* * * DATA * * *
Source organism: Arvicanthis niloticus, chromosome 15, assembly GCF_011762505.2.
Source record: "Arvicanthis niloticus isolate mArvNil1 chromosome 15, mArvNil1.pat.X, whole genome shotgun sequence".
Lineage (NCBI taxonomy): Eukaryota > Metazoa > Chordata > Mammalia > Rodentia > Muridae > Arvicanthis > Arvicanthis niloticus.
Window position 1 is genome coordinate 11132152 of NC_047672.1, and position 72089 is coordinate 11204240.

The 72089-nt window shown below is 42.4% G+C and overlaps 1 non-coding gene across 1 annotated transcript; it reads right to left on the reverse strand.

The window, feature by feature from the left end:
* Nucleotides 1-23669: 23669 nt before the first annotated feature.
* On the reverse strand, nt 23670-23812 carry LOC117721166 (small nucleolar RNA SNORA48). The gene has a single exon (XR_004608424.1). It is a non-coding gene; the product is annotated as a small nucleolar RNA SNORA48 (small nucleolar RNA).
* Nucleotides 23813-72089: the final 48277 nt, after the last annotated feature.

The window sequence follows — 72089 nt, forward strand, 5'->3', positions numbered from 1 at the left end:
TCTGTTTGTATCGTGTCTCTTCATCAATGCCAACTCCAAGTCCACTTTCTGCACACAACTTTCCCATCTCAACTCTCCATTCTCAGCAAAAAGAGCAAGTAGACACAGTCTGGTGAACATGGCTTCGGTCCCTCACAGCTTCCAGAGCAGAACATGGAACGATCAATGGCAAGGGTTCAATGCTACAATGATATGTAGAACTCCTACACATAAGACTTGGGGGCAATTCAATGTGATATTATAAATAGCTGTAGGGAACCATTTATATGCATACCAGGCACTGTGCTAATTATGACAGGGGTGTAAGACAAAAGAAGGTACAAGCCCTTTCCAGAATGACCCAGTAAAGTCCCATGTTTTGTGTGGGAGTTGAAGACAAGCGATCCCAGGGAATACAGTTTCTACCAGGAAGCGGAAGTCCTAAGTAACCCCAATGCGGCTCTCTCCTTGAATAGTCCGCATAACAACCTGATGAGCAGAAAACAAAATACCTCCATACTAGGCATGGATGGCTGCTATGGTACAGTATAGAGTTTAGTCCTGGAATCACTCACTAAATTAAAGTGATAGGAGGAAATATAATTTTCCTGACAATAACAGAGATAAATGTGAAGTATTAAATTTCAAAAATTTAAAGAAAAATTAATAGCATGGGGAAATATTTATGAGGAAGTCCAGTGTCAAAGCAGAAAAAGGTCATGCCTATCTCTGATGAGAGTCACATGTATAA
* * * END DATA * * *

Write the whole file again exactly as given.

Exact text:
Source organism: Arvicanthis niloticus, chromosome 15, assembly GCF_011762505.2.
Source record: "Arvicanthis niloticus isolate mArvNil1 chromosome 15, mArvNil1.pat.X, whole genome shotgun sequence".
Lineage (NCBI taxonomy): Eukaryota > Metazoa > Chordata > Mammalia > Rodentia > Muridae > Arvicanthis > Arvicanthis niloticus.
Window position 1 is genome coordinate 11132152 of NC_047672.1, and position 72089 is coordinate 11204240.

The 72089-nt window shown below is 42.4% G+C and overlaps 1 non-coding gene across 1 annotated transcript; it reads right to left on the reverse strand.

The window, feature by feature from the left end:
* Nucleotides 1-23669: 23669 nt before the first annotated feature.
* On the reverse strand, nt 23670-23812 carry LOC117721166 (small nucleolar RNA SNORA48). The gene has a single exon (XR_004608424.1). It is a non-coding gene; the product is annotated as a small nucleolar RNA SNORA48 (small nucleolar RNA).
* Nucleotides 23813-72089: the final 48277 nt, after the last annotated feature.

The window sequence follows — 72089 nt, forward strand, 5'->3', positions numbered from 1 at the left end:
TCTGTTTGTATCGTGTCTCTTCATCAATGCCAACTCCAAGTCCACTTTCTGCACACAACTTTCCCATCTCAACTCTCCATTCTCAGCAAAAAGAGCAAGTAGACACAGTCTGGTGAACATGGCTTCGGTCCCTCACAGCTTCCAGAGCAGAACATGGAACGATCAATGGCAAGGGTTCAATGCTACAATGATATGTAGAACTCCTACACATAAGACTTGGGGGCAATTCAATGTGATATTATAAATAGCTGTAGGGAACCATTTATATGCATACCAGGCACTGTGCTAATTATGACAGGGGTGTAAGACAAAAGAAGGTACAAGCCCTTTCCAGAATGACCCAGTAAAGTCCCATGTTTTGTGTGGGAGTTGAAGACAAGCGATCCCAGGGAATACAGTTTCTACCAGGAAGCGGAAGTCCTAAGTAACCCCAATGCGGCTCTCTCCTTGAATAGTCCGCATAACAACCTGATGAGCAGAAAACAAAATACCTCCATACTAGGCATGGATGGCTGCTATGGTACAGTATAGAGTTTAGTCCTGGAATCACTCACTAAATTAAAGTGATAGGAGGAAATATAATTTTCCTGACAATAACAGAGATAAATGTGAAGTATTAAATTTCAAAAATTTAAAGAAAAATTAATAGCATGGGGAAATATTTATGAGGAAGTCCAGTGTCAAAGCAGAAAAAGGTCATGCCTATCTCTGATGAGAGTCACATGTATAA